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What Is a STATIC-99 Report? How Is It Used and Why?

In sex offense cases, it is not uncommon for a judge, the prosecution or a defense attorney to request a STATIC-99 report to further document a defendant’s danger to society.

Defense attorneys are wise to request it early in the case when they believe the report will show their client is unlikely to re-offend.  This can help in negotiating a plea bargain that amends the complaint or information to allege a non-strike offense or an offense that does not require registration under Penal Code § 290 as a registered sex offender.

What to Take Away:  The Static 99 report has been updated with the Static 99R report, which is scored more accurately for Americans, using a sample size of nearly 10,000 sexual offenders from the U.S. mostly and their incidence of re-offending, whereas the original Static 99 statistics were based only a studies of European sex offenders and their rate of re-offending.

Prosecutors often ask for a STATIC-99 report to document how dangerous a defendant is and to support a longer sentence or before a more onerous plea bargain.

image descriptionSanta Ana Courthouse

Judges can request such a report under Penal Code § 290.03-08 for sentencing purposes if the defendant is anticipated to plead in the open, go to trial or if the judge wants to nudge the attorneys toward a plea bargain.

Yet what exactly is a STATIC-99R report?  STATIC-99R is a risk assessment tool provided for at Penal Code § 290.04(b(1).  It is usually a one or two page report designed specifically for adult male sex offenders.  Its purpose is to evaluate a defendant’s danger to society.  It is most often used with registerable sex offense pursuant to Penal Code § 290.

The report is distinguishable from a “pre-plea report” or probation officer’s report that is available in most felony cases, the most serious cases being the exception.  The STATIC-99R report does not usually describe the sexual conduct at issue or summarize the police report as a pre-plea report will.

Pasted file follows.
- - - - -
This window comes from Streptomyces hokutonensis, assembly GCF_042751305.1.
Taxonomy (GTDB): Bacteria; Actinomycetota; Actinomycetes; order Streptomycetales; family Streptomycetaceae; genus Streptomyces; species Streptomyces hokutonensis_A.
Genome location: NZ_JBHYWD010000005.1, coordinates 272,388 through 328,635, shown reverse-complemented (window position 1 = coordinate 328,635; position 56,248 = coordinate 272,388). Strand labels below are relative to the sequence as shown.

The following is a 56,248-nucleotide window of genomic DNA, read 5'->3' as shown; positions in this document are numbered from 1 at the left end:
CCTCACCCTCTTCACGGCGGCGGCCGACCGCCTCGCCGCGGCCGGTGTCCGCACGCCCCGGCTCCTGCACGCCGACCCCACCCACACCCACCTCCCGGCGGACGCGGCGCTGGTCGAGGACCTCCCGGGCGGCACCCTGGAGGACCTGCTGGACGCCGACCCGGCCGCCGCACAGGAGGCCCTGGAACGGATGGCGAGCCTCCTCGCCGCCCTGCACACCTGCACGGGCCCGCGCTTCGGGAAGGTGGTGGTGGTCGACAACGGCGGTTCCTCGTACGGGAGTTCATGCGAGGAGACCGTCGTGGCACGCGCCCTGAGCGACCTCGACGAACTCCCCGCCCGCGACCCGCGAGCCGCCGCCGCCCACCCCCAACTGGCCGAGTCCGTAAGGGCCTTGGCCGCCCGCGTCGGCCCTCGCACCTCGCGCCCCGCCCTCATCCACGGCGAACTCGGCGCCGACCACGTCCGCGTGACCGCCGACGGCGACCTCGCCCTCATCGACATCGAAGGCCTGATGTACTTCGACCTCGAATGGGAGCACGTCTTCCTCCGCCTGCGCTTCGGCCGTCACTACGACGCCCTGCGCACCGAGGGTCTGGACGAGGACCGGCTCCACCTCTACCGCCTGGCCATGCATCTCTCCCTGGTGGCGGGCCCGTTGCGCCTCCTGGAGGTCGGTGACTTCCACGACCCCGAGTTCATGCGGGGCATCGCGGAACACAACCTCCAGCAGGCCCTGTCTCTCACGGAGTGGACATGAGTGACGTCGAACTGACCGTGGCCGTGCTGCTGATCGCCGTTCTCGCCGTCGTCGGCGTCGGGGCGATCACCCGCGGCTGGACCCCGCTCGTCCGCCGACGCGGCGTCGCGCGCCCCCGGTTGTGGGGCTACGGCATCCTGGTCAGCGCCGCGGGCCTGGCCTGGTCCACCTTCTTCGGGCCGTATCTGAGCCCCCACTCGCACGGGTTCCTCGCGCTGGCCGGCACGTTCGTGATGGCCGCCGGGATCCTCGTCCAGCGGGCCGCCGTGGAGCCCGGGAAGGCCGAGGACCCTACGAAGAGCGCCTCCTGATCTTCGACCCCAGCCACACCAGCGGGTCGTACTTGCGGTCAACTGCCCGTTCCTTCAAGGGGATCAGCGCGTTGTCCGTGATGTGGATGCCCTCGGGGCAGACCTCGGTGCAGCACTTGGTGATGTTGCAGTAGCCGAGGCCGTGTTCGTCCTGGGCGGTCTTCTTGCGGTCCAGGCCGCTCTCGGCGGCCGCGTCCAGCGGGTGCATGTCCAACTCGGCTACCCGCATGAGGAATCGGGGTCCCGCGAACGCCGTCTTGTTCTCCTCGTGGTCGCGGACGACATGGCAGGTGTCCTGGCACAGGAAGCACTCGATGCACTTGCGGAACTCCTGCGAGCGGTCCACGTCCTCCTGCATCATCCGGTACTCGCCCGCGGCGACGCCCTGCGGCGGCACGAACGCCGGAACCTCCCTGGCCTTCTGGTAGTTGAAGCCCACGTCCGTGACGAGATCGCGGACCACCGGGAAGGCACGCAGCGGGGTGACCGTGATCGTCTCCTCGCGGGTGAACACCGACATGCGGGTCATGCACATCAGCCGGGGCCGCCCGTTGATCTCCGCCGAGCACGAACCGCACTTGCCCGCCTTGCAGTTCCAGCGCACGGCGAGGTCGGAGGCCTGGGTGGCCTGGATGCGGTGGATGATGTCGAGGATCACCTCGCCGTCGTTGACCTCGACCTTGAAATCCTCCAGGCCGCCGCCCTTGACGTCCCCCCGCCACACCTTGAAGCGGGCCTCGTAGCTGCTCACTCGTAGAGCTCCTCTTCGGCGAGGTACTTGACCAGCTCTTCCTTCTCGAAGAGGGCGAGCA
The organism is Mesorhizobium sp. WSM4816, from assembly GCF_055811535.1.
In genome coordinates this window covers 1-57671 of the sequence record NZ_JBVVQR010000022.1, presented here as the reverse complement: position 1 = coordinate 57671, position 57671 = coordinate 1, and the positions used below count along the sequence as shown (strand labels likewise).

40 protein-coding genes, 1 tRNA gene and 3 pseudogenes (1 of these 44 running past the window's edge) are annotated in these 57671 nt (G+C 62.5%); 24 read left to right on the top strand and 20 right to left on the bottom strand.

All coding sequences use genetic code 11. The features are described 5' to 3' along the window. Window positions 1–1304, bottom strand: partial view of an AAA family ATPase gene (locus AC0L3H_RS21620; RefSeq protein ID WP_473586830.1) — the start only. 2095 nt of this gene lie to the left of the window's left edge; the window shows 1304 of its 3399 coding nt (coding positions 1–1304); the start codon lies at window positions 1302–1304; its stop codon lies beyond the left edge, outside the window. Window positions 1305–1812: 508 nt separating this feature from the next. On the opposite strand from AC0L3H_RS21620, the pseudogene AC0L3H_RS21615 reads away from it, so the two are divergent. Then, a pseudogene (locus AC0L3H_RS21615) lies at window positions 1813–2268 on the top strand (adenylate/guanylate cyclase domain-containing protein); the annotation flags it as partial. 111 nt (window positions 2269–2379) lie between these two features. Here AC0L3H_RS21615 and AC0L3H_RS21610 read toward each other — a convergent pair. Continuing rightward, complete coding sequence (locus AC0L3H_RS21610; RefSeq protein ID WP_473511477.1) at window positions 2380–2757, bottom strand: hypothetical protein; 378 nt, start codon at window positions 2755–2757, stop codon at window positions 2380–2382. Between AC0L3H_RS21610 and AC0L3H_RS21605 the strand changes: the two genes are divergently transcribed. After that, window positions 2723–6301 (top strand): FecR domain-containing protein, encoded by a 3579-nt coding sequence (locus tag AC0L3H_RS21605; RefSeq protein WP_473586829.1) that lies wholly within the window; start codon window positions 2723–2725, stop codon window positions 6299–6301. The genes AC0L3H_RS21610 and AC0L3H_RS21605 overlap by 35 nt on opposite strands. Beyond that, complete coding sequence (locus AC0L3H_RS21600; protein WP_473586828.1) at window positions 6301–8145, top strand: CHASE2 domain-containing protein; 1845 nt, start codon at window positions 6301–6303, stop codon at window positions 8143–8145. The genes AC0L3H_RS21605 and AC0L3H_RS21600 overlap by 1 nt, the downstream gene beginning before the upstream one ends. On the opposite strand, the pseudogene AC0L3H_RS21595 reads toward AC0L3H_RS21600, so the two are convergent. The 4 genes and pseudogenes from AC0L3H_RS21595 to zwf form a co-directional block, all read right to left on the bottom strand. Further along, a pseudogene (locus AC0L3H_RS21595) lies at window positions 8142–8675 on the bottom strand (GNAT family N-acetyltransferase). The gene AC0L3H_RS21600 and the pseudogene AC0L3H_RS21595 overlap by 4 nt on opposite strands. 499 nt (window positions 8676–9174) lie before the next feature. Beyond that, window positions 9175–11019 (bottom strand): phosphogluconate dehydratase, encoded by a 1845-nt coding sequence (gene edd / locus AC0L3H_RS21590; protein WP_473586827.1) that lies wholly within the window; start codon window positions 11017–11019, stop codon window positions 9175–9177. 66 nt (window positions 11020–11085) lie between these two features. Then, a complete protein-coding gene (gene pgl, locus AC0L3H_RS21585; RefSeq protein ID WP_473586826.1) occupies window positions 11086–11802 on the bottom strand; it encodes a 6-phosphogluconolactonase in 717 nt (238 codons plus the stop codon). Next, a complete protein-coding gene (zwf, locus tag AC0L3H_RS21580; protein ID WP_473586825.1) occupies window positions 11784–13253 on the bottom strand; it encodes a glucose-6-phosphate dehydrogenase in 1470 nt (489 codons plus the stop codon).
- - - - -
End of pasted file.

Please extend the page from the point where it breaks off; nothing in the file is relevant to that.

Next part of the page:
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The STATIC-99R is based on follow-up studies from Canada and the United Kingdom with a total sample size of 1,301 sexual offenders.

The STATIC-99R consists of 10 items and produces estimates of future risk based upon the number of risk factors present in any one individual.  The risk factors include:

  • 1) The presence of prior sexual offenses;
  • 2) Having committed a current non-sexual violent offense;
  • 3) Having a history of non-sexual violence;
  • 4) The number of previous sentencing dates;
  • 5) One’s age;
  • 6) Having male victims;
  • 7) Having never lived with a lover for two continuous years;
  • 8) Having a history of non-contact sex offenses;
  • 9) Having unrelated victims, and
  • 10)  Having stranger victims.

The report usually states, in boilerplate format, when presenting the results:

“The recidivism estimates provided by the STATIC-99R are based upon the number and groups studied.  Levels of risk are derived from the frequency of recidivism of individuals with certain patterns within these groups.  As such, the scores and levels in the STATIC-99R are estimated statistical probabilities of the likelihood of recidivism for the individual that is assessed.  As with any statistical estimate that measures tendency, some cases will exceed the estimate and some will fall short of the estimate.  It should also be noted there may be other factors that the instrument does not measure that may impact recidivism.”

A defendant is then assigned a score between 1 and 12.  A score of 1 indicates that the defendant has a very low risk of recidivism and, conversely, a score of 12 indicates that the study predicts the defendant most likely will re-offend in the future.

Such a report is often not available until, ironically, after sentencing in Ventura County, but in Los Angeles County, most judges will allow such a report at any time in the proceedings.

For more information about sentencing issues in sex crimes, click on the following articles:

  1. Court Decides California Sex Offender Law Is Unconstitutional by Barring Those Convicted of Misconduct with Persons under 14 from Relief from PC 290 Registration

  2. Enhanced Sentence Upheld on Appeal for Sex Crime Defendant Who Already Was a Penal Code § 290 Registrant

  3. Appellate Court Denies Equal Protection Challenge of Lifetime Sex Offender Registration Requirement for Possession of Child Pornography

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